Stereo receivers are now a thing. Yamaha’s R-N803 ($749.95 USD) is the third model I’ve tested in the last two months, the other two being Onkyo’s TX-8270 ($499) and Outlaw Audio’s RR2160 ($799). While the Outlaw review was posted in October on SoundStage! Access, the Onkyo’s wired and wireless network streaming capability made it a better fit for Simplifi, also reviewed in October. How does Yamaha’s take on the network stereo receiver compare?
Besides networked audio, the Yamaha R-N803 offers many of the features found in the Onkyo TX-8270, including integrated support for Tidal, Pandora, Spotify, SiriusXM, Deezer, and TuneIn. It also supports streaming via AirPlay, DLNA, Bluetooth, and from mobile devices using a Wi-Fi Direct connection. Unlike the Onkyo, the Yamaha lacks HDMI switching, though that feature will be missed only by folks who have an HDTV connected to their stereo.
A distinguishing feature of the R-N803 is Yamaha Parametric Acoustic Optimizer (YPAO), an automatic room-equalization function previously found only in Yamaha’s multichannel receivers. YPAO uses an included microphone to measure the room shape, wall material, and speaker positions, and applies equalization in the digital domain with 64-bit/192kHz precision to adjust the system’s sound to best suit your space. Once YPAO is applied, you can view and tweak some of its settings, such as speaker distance and level and subwoofer crossover settings, using Yamaha’s MusicCast app.
The R-N803’s class-AB amp is specced to deliver a minimum RMS output of 100Wpc into 8 ohms (20Hz-20kHz, 0.019% THD), and a maximum output of 145Wpc into 8 ohms (1kHz, 10% THD). Its ESS Sabre 9006AS DAC supports up to 24/192 PCM, FLAC, and AIFF formats, as well as ALAC up to 24/96, and DSD 2.8/5.6MHz. According to Yamaha, the R-N803 is housed in a high-rigidity, low-vibration enclosure and uses a “symmetrical left/right circuit layout” with the “straightest, shortest signal paths.”
While the R-N803 has the boxy shape and, on my review sample, the black finish typical of receivers, its front panel is more stylish than most. A large volume-control dial on the right offers a satisfying level of resistance when turned. A row of vertical control bars for adjusting Treble, Bass, Balance, and Loudness provides a visually pleasing counterpart to the Input and Select knobs to either side of them. Other front-panel features include small buttons for Power on/off, Pure Direct, Speaker A/B, and a row of smaller buttons for the AM/FM radio-tuner presets. You will also find a headphone output, a USB port for thumb drives, and a jack for the YPAO measurement mike.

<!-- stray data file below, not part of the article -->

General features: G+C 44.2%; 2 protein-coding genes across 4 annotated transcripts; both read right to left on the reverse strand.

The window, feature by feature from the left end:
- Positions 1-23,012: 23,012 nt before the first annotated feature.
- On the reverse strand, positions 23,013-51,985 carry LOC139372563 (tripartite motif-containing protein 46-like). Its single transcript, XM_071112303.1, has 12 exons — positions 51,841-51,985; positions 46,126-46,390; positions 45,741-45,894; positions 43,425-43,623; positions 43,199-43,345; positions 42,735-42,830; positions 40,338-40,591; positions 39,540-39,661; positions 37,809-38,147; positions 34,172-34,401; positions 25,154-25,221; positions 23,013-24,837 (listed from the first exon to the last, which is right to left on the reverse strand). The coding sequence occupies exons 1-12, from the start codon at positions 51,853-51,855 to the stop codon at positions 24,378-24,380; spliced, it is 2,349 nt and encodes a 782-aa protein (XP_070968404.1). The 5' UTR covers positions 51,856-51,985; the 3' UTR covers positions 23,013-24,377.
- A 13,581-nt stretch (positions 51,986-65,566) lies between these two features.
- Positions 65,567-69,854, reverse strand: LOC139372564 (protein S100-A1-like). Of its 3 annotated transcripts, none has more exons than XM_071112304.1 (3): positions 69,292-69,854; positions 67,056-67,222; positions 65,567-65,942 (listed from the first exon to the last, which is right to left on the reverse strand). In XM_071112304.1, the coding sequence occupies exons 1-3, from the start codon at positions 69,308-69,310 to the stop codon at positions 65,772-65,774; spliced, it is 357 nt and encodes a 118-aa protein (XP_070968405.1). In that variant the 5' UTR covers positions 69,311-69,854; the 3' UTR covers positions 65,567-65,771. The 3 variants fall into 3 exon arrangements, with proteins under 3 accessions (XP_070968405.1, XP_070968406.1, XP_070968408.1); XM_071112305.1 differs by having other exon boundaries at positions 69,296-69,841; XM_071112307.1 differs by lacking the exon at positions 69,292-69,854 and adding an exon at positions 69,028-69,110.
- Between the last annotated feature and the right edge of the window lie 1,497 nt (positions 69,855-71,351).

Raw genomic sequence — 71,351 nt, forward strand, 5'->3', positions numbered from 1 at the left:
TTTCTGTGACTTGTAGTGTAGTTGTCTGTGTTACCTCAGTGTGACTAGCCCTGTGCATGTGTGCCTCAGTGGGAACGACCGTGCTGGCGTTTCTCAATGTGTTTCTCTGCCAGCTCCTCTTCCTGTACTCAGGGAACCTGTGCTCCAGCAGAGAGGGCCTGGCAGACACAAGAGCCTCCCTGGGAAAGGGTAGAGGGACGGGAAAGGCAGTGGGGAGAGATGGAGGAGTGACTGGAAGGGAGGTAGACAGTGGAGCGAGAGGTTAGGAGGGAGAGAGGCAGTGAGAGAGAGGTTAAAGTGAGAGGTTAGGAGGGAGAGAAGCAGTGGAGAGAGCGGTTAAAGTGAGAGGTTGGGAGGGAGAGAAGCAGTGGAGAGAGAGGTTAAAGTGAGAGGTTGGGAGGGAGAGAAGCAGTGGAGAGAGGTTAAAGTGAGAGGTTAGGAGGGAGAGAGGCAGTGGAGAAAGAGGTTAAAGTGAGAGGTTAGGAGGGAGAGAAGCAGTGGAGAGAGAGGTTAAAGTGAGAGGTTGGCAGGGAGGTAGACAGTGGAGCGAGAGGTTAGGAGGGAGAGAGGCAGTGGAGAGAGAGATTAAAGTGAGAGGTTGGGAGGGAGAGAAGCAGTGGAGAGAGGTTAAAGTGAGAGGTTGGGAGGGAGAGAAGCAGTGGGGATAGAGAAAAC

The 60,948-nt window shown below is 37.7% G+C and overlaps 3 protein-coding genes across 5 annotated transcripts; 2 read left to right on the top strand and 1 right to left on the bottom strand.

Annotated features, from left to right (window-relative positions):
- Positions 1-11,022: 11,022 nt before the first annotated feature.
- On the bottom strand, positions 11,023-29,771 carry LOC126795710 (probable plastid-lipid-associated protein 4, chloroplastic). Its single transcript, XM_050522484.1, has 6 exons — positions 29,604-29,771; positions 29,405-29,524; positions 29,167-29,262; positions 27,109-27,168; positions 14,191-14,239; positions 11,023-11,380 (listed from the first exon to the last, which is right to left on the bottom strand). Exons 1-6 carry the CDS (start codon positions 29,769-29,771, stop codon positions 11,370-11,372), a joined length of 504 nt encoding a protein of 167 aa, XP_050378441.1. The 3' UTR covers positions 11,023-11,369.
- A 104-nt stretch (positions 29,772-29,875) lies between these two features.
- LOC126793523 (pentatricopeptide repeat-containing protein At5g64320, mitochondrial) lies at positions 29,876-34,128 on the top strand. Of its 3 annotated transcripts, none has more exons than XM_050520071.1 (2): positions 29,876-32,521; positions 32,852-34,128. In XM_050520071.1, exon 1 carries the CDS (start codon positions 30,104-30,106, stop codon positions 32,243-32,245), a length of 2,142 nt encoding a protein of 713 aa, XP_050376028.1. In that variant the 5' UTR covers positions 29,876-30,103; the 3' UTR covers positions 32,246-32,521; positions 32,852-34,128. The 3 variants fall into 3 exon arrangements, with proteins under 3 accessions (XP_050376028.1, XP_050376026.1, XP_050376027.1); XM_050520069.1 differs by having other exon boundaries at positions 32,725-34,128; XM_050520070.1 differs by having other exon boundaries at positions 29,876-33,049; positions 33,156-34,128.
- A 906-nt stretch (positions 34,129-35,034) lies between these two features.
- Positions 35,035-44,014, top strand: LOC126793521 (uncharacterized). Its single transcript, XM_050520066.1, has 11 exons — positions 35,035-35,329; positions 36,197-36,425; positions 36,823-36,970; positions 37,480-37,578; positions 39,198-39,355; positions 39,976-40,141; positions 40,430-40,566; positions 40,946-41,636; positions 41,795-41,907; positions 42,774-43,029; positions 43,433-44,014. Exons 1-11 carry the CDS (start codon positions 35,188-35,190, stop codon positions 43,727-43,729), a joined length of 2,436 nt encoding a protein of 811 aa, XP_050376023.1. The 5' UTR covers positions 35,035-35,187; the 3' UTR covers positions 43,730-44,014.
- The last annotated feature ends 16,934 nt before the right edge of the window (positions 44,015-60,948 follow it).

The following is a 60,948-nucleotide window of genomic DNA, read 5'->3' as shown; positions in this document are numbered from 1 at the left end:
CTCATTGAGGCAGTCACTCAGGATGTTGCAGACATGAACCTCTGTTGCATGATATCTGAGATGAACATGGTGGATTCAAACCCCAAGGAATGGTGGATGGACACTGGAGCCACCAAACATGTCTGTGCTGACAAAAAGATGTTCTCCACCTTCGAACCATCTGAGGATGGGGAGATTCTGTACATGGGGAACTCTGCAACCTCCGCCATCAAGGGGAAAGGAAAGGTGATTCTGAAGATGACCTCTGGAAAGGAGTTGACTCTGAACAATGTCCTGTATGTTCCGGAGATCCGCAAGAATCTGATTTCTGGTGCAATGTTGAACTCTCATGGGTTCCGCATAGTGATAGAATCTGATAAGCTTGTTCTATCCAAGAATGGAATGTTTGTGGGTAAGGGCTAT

Rear-panel connections include two coaxial and two optical digital inputs, four stereo analog RCA inputs (two with Record loop outputs), a subwoofer output, and a phono jack for hooking up a turntable with a moving-magnet cartridge. Also included: an Ethernet port, wireless and AM/FM antenna connections, and an IR trigger output. The Yamaha’s Speaker A/B binding posts accept banana plugs, pins, and bare wire. About the only thing missing that I’d have expected to see is a preamplifier output, for future amplifier upgrades.
The R-N803 makes possible multiroom audio through its MusicCast feature. This lets you control and wirelessly stream audio to other MusicCast-enabled Yamaha products, such as Wi-Fi speakers and soundbars, using the MusicCast app. You can use MusicCast to wirelessly stream to multiple rooms audio from external sources such as a CD player or turntable connected to the R-N803, as well as such services as Spotify and Pandora.
Setup and use
The first R-N803 Yamaha sent me powered up, but wouldn’t display any information on its front panel. A replacement unit worked fine, and I set it up by first running an Ethernet cable from a powerline adapter to its Ethernet port. While the R-N803’s firmware can be updated over a network, I had trouble making that happen and was forced to update via USB stick. Sources used for this review included a Pioneer BDP-88FD universal BD player, a Pro-Ject Debut turntable, JRiver Media Center 21 running as a DLNA media server on my MacBook Pro, and Tidal and Apple Music for network streaming. The speakers were GoldenEar Technology Triton Five towers.
I wasn’t keen on the R-N803’s remote control, which is small and crowded with tiny, hard-to-find buttons. For the most part, I preferred to use Yamaha’s MusicCast app, which lets you switch external input sources and select streaming services from a unified panel. While MusicCast lacks the elegance of the best control apps out there, it can be used to browse music libraries by album-cover art, including when you’re streaming to the R-N803 from a music server via DLNA. I also appreciated MusicCast’s Recents tab, which gives you an image-based list of recently played albums and tracks for instant recall.